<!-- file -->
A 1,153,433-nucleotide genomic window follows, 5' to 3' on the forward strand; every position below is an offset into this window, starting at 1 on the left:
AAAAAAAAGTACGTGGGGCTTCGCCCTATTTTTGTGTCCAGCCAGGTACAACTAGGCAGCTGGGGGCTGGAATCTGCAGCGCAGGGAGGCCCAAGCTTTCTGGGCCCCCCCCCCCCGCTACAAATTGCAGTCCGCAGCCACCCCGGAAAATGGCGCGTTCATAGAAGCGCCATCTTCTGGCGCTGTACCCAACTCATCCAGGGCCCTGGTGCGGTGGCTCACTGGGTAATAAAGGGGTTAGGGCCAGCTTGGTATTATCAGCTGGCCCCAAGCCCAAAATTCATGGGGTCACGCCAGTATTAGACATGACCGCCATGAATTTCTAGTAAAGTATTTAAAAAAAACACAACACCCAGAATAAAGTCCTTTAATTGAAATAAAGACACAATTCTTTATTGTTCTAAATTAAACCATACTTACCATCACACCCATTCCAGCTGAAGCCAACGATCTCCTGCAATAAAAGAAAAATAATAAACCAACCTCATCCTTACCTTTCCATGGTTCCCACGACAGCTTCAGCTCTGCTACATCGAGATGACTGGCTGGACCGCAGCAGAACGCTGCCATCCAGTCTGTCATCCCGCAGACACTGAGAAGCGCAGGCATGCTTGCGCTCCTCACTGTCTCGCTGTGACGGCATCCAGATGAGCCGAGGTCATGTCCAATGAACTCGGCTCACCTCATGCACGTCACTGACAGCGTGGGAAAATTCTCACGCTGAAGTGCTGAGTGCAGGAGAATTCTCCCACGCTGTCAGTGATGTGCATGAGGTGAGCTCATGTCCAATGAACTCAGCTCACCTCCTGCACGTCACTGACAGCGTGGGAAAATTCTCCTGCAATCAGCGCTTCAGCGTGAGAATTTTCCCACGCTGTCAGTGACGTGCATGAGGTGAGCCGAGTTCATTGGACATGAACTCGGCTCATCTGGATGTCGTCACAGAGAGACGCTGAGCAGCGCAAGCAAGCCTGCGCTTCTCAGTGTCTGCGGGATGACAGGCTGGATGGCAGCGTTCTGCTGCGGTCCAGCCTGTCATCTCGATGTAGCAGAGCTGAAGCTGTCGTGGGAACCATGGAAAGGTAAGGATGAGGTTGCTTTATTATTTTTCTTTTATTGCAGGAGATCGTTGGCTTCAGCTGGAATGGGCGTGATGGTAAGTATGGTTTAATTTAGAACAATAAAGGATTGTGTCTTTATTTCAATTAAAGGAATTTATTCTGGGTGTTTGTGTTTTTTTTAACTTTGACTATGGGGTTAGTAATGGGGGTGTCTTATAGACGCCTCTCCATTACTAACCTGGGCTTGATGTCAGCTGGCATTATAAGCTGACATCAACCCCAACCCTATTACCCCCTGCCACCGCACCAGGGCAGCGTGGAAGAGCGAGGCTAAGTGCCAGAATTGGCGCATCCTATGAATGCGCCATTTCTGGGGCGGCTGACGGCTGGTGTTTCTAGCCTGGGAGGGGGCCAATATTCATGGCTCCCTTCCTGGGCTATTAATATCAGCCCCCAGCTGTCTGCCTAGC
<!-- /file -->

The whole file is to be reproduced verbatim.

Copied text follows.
A 1,153,433-nucleotide genomic window follows, 5' to 3' on the forward strand; every position below is an offset into this window, starting at 1 on the left:
AAAAAAAAGTACGTGGGGCTTCGCCCTATTTTTGTGTCCAGCCAGGTACAACTAGGCAGCTGGGGGCTGGAATCTGCAGCGCAGGGAGGCCCAAGCTTTCTGGGCCCCCCCCCCCCGCTACAAATTGCAGTCCGCAGCCACCCCGGAAAATGGCGCGTTCATAGAAGCGCCATCTTCTGGCGCTGTACCCAACTCATCCAGGGCCCTGGTGCGGTGGCTCACTGGGTAATAAAGGGGTTAGGGCCAGCTTGGTATTATCAGCTGGCCCCAAGCCCAAAATTCATGGGGTCACGCCAGTATTAGACATGACCGCCATGAATTTCTAGTAAAGTATTTAAAAAAAACACAACACCCAGAATAAAGTCCTTTAATTGAAATAAAGACACAATTCTTTATTGTTCTAAATTAAACCATACTTACCATCACACCCATTCCAGCTGAAGCCAACGATCTCCTGCAATAAAAGAAAAATAATAAACCAACCTCATCCTTACCTTTCCATGGTTCCCACGACAGCTTCAGCTCTGCTACATCGAGATGACTGGCTGGACCGCAGCAGAACGCTGCCATCCAGTCTGTCATCCCGCAGACACTGAGAAGCGCAGGCATGCTTGCGCTCCTCACTGTCTCGCTGTGACGGCATCCAGATGAGCCGAGGTCATGTCCAATGAACTCGGCTCACCTCATGCACGTCACTGACAGCGTGGGAAAATTCTCACGCTGAAGTGCTGAGTGCAGGAGAATTCTCCCACGCTGTCAGTGATGTGCATGAGGTGAGCTCATGTCCAATGAACTCAGCTCACCTCCTGCACGTCACTGACAGCGTGGGAAAATTCTCCTGCAATCAGCGCTTCAGCGTGAGAATTTTCCCACGCTGTCAGTGACGTGCATGAGGTGAGCCGAGTTCATTGGACATGAACTCGGCTCATCTGGATGTCGTCACAGAGAGACGCTGAGCAGCGCAAGCAAGCCTGCGCTTCTCAGTGTCTGCGGGATGACAGGCTGGATGGCAGCGTTCTGCTGCGGTCCAGCCTGTCATCTCGATGTAGCAGAGCTGAAGCTGTCGTGGGAACCATGGAAAGGTAAGGATGAGGTTGCTTTATTATTTTTCTTTTATTGCAGGAGATCGTTGGCTTCAGCTGGAATGGGCGTGATGGTAAGTATGGTTTAATTTAGAACAATAAAGGATTGTGTCTTTATTTCAATTAAAGGAATTTATTCTGGGTGTTTGTGTTTTTTTTAACTTTGACTATGGGGTTAGTAATGGGGGTGTCTTATAGACGCCTCTCCATTACTAACCTGGGCTTGATGTCAGCTGGCATTATAAGCTGACATCAACCCCAACCCTATTACCCCCTGCCACCGCACCAGGGCAGCGTGGAAGAGCGAGGCTAAGTGCCAGAATTGGCGCATCCTATGAATGCGCCATTTCTGGGGCGGCTGACGGCTGGTGTTTCTAGCCTGGGAGGGGGCCAATATTCATGGCTCCCTTCCTGGGCTATTAATATCAGCCCCCAGCTGTCTGCCTAGC